Every Thanksgiving, after we have stuffed our stomachs with food and shared laughter with loved ones, we begin to mentally prepare for Black Friday. People line up and flood the stores in search of the best deals and bargains. Americans focus so much on finding a great deal in stores that they don’t realize the other holiday taking place the day after Thanksgiving: Native American Heritage Day. In fact, the whole month of November is devoted to Native American Heritage.
Being Latino in America, I received two kinds of education: the national curriculum and my cultural values. Growing up through the Manchester school system, I was taught about all the important figures and events in US history that molded America.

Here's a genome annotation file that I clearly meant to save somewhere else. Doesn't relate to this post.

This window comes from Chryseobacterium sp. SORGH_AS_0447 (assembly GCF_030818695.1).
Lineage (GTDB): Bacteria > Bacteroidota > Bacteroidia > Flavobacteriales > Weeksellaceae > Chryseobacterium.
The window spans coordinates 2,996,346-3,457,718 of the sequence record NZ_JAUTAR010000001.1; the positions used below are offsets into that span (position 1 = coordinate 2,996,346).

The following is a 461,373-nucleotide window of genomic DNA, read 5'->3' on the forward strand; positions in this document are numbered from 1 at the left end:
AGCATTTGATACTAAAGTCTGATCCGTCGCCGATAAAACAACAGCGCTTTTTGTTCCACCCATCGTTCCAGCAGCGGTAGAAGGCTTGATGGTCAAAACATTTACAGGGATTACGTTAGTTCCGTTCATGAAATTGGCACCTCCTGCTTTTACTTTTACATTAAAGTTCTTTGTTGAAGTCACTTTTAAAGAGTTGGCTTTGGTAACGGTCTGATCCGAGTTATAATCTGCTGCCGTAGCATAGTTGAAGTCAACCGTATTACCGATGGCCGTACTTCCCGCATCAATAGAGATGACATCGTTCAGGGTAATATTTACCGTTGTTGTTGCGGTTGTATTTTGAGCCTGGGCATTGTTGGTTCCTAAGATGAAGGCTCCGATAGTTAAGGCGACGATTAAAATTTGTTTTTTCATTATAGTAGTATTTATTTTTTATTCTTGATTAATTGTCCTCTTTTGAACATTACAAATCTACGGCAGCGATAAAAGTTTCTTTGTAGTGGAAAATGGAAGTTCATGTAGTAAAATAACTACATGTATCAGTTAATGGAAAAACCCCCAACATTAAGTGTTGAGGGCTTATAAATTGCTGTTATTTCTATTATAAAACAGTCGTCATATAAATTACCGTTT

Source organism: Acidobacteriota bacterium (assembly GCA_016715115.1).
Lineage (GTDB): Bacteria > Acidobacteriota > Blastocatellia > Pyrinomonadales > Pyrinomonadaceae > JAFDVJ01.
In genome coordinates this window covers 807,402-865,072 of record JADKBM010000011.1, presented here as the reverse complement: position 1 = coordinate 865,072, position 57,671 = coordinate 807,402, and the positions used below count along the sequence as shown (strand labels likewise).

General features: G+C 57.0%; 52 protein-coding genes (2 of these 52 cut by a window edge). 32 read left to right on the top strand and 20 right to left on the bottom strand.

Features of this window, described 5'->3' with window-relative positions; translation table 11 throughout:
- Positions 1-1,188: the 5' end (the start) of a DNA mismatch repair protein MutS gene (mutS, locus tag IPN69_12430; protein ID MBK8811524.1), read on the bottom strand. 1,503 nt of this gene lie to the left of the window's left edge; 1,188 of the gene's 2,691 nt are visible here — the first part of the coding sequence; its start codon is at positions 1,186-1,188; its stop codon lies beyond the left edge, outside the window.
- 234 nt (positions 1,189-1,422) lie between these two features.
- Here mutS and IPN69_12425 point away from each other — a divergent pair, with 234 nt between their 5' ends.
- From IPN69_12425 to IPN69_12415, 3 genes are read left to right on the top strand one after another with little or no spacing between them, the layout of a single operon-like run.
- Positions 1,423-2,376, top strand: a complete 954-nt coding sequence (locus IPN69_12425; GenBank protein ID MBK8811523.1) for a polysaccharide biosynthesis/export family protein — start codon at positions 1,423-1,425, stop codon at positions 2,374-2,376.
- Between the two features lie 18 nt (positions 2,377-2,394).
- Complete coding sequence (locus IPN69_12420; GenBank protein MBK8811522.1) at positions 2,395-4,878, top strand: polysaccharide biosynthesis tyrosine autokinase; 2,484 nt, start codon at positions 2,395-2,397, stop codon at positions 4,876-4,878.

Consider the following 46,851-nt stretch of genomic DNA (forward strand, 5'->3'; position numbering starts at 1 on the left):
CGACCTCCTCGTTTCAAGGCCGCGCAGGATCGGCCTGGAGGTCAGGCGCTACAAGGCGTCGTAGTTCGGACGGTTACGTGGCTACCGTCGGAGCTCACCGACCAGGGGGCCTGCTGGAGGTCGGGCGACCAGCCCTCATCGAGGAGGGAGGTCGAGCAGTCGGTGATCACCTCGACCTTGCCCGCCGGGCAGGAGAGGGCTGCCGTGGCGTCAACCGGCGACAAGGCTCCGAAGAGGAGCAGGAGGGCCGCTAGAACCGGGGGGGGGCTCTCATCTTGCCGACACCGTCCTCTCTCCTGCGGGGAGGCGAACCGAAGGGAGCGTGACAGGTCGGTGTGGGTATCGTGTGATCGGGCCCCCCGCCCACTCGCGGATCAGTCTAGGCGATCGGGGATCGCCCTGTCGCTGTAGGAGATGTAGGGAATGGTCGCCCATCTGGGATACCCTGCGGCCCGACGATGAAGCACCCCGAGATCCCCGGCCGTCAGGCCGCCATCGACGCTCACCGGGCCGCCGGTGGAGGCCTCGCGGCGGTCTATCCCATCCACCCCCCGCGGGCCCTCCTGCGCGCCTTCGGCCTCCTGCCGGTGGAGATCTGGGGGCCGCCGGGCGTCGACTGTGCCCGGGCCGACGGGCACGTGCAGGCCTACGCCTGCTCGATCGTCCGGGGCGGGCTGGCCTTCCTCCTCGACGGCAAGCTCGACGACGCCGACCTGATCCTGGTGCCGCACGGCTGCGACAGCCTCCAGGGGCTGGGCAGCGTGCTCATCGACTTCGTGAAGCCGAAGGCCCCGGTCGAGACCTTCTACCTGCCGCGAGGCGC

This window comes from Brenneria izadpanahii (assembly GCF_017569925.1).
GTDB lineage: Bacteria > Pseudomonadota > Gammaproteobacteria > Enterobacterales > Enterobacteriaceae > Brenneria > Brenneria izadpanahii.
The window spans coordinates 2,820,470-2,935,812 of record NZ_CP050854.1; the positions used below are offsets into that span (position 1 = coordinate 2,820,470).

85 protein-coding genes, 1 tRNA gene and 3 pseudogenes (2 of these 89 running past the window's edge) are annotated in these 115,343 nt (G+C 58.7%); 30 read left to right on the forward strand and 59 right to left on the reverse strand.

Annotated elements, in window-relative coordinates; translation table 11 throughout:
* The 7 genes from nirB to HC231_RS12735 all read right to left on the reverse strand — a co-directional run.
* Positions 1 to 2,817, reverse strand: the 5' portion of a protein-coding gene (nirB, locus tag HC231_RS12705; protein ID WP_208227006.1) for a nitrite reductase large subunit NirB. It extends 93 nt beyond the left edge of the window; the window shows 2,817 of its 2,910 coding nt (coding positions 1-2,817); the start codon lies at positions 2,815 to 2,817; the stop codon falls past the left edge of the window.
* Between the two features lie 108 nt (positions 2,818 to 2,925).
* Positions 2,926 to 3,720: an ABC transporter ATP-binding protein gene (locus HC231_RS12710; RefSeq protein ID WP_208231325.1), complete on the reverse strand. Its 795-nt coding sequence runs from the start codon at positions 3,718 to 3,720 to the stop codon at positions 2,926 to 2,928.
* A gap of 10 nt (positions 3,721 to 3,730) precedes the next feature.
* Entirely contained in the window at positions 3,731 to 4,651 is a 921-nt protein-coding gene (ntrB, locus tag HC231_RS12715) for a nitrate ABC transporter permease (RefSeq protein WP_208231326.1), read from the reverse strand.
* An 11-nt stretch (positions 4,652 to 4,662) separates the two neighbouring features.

The Galleries @ WORK_SPACE are showcasing the creative work of Veterans and their family members (ages 18+) in its Veterans Art of All Kinds exhibit which will be on display from Friday, August 21st thru Saturday, September 26, 2020 at 903 Main Street in Downtown Manchester, CT.
The first time I had an honest, productive conversation about racism and the issue of police brutality in the United States was my sophomore year at Manchester High School during an English class. It was a roundtable discussion known by many high school students as a “Socratic Seminar.” This particular conversation was held in response to the 2015 Baltimore protests following the death of Freddie Gray, who was killed while being transported in a police vehicle.